He continued: “John was a holy man, a wonderful confessor. He regularly gave his Confession, he preached brilliantly, and he made the faith something worth believing in. He had a great effect on individual people, he was delightful company and most of all a Jesuit priest.”
After Fr Edwards was diagnosed with lung cancer, Fr Symondson said that he had described it as “a gift from God”. “He told me: ‘I’ve just been given a death sentence, and I’ve never been so happy.’ He became radiant with the love of God. He said he never prayed so well.”
Fr Symondson continued: “The heart of John’s genius lay in his ability to make the Catholic faith attractive to people. He changed people’s lives. He had a great sense of humour, he saw the sardonic side of life… I’m going to miss him more than I can say.”
The Faith Study Group here in Ryde, meet sometimes to share and discuss their Faith. This group of Catholics would often listen to audio tapes of Fr. Edwards preaching on Our Lady, the Sacraments, Prayer, Indulgences and other aspects of the Faith. It felt as though this holy priest was indeed here in our midst preaching to us. These tapes ensure that Father’s preaching and teaching about the Faith will continue after his death.
Fr Edward’s funeral Mass was offered at the Church of the Immaculate Conception, Farm Street in Mayfair, London, on 20th December. It was concelebrated by 34 priests and the large church was almost full to capacity ….. so greatly was he loved and admired. Together with the late Fr. Hugh Thwaites who died in August 2012, he was one of the few Jesuits in England who offered the Extraordinary Form of the Mass. Requiem Masses have been offered for the repose of his soul here in Ryde both at St. Mary’s and at St. Cecilia’s Abbey.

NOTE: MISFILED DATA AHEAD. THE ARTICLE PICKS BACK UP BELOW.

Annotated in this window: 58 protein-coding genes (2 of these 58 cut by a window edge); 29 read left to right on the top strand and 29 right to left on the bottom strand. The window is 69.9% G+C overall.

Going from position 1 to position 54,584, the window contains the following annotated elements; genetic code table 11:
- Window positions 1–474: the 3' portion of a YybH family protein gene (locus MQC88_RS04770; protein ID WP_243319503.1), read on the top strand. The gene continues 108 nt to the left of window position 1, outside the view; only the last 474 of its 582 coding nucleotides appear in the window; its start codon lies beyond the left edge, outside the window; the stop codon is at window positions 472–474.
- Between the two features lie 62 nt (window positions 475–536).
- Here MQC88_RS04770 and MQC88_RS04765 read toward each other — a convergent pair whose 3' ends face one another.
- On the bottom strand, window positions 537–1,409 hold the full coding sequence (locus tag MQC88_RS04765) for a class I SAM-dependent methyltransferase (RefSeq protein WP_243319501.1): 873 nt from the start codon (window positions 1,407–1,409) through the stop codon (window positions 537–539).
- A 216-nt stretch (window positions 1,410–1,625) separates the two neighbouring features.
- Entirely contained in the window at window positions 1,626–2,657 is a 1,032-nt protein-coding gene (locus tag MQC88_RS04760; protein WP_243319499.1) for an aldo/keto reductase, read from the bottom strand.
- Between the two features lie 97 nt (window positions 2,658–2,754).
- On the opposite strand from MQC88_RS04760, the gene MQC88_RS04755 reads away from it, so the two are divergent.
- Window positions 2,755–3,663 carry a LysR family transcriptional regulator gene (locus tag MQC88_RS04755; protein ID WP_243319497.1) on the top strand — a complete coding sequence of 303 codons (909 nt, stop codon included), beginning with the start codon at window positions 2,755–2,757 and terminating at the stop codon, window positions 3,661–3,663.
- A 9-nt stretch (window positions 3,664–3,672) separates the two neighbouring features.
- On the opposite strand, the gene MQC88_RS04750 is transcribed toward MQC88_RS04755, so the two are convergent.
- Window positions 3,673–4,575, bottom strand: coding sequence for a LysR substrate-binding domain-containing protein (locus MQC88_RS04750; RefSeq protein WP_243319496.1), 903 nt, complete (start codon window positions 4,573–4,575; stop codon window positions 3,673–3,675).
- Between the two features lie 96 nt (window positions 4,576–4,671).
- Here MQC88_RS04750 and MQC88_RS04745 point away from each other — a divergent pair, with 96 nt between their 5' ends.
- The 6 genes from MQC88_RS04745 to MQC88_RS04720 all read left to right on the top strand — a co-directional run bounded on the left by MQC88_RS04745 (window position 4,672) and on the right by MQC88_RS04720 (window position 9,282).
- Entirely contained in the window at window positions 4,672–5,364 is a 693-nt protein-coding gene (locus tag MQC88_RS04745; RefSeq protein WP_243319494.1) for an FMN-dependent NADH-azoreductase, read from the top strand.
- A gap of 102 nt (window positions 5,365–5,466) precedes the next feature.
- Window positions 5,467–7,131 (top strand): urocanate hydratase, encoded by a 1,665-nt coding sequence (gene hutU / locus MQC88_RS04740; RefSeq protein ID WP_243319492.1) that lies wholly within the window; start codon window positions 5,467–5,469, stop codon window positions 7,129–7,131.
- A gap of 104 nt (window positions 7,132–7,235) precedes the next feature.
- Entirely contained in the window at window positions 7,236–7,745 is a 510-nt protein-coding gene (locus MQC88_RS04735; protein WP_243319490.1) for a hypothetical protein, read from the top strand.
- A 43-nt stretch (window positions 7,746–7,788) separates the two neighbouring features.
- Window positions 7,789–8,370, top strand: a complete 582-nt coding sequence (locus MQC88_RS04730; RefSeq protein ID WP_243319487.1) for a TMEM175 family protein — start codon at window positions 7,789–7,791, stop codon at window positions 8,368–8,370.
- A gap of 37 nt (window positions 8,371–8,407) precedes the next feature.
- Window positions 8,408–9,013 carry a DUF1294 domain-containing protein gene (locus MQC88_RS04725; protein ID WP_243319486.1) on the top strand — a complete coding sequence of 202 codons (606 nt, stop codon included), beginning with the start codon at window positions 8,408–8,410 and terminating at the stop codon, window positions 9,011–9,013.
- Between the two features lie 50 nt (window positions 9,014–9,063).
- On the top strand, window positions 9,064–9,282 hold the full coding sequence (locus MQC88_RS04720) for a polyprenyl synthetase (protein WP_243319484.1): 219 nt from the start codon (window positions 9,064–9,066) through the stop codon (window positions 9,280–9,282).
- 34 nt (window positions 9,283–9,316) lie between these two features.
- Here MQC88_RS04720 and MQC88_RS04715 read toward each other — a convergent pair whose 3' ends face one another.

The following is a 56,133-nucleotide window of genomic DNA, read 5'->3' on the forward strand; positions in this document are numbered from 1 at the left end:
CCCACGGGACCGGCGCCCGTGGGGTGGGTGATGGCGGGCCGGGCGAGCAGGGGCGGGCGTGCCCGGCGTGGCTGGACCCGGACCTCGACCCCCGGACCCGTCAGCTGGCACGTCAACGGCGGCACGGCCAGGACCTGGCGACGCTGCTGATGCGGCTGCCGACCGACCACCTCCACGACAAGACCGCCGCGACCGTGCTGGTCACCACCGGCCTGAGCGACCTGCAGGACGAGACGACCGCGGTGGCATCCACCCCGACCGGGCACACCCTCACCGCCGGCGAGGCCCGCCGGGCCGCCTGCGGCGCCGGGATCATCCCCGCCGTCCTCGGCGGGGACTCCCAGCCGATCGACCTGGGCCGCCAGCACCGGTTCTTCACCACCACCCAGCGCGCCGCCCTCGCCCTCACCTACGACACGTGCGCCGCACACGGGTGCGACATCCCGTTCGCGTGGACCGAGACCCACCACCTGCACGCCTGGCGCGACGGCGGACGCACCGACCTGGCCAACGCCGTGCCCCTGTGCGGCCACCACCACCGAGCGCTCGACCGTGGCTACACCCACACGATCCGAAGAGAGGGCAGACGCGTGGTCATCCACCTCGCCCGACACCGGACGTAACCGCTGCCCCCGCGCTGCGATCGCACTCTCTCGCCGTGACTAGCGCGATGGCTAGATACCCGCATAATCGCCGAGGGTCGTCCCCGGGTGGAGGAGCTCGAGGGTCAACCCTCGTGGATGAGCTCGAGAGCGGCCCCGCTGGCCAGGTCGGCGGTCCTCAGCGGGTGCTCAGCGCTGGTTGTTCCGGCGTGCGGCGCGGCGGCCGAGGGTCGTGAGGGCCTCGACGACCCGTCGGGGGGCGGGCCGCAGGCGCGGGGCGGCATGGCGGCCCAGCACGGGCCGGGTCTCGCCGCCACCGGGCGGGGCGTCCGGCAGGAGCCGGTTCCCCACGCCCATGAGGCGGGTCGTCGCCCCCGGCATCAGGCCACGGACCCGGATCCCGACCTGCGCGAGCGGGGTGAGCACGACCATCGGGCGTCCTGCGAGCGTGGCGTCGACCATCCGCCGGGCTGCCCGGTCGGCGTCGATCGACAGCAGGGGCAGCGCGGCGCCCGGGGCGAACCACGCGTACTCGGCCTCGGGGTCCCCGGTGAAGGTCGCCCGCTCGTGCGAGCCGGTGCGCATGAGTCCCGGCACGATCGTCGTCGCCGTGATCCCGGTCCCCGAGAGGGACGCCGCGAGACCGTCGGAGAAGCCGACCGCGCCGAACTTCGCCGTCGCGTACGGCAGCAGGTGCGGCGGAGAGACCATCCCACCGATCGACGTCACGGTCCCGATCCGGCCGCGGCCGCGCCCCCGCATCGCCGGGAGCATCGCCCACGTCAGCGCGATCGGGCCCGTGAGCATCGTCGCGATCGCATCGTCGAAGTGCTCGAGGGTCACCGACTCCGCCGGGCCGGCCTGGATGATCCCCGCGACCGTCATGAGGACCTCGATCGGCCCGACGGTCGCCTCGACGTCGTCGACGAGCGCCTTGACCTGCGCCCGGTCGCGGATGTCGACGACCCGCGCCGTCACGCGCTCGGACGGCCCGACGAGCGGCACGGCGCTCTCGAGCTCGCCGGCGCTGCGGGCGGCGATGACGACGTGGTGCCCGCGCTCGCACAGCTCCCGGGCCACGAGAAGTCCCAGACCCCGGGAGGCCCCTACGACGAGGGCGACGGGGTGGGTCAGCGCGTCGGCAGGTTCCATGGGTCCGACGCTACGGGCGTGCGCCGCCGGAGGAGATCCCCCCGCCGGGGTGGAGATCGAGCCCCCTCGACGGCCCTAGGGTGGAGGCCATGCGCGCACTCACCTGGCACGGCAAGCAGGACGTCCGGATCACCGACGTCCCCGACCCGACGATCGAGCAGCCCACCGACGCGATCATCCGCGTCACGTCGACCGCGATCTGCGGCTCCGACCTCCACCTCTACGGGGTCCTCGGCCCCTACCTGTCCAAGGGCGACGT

When one thinks of Fr. Edwards, it is Psalm 109 that immediately comes to mind – “Tu es sacredos in aeternum secundum ordinem Melchisedech”. (Thou art a priest forever, according to the Order of Melchisedech).
Fr. Edwards loved his priesthood, and he used it to bring others to the knowledge of Almighty God and His Holy Church
Requiescat in pace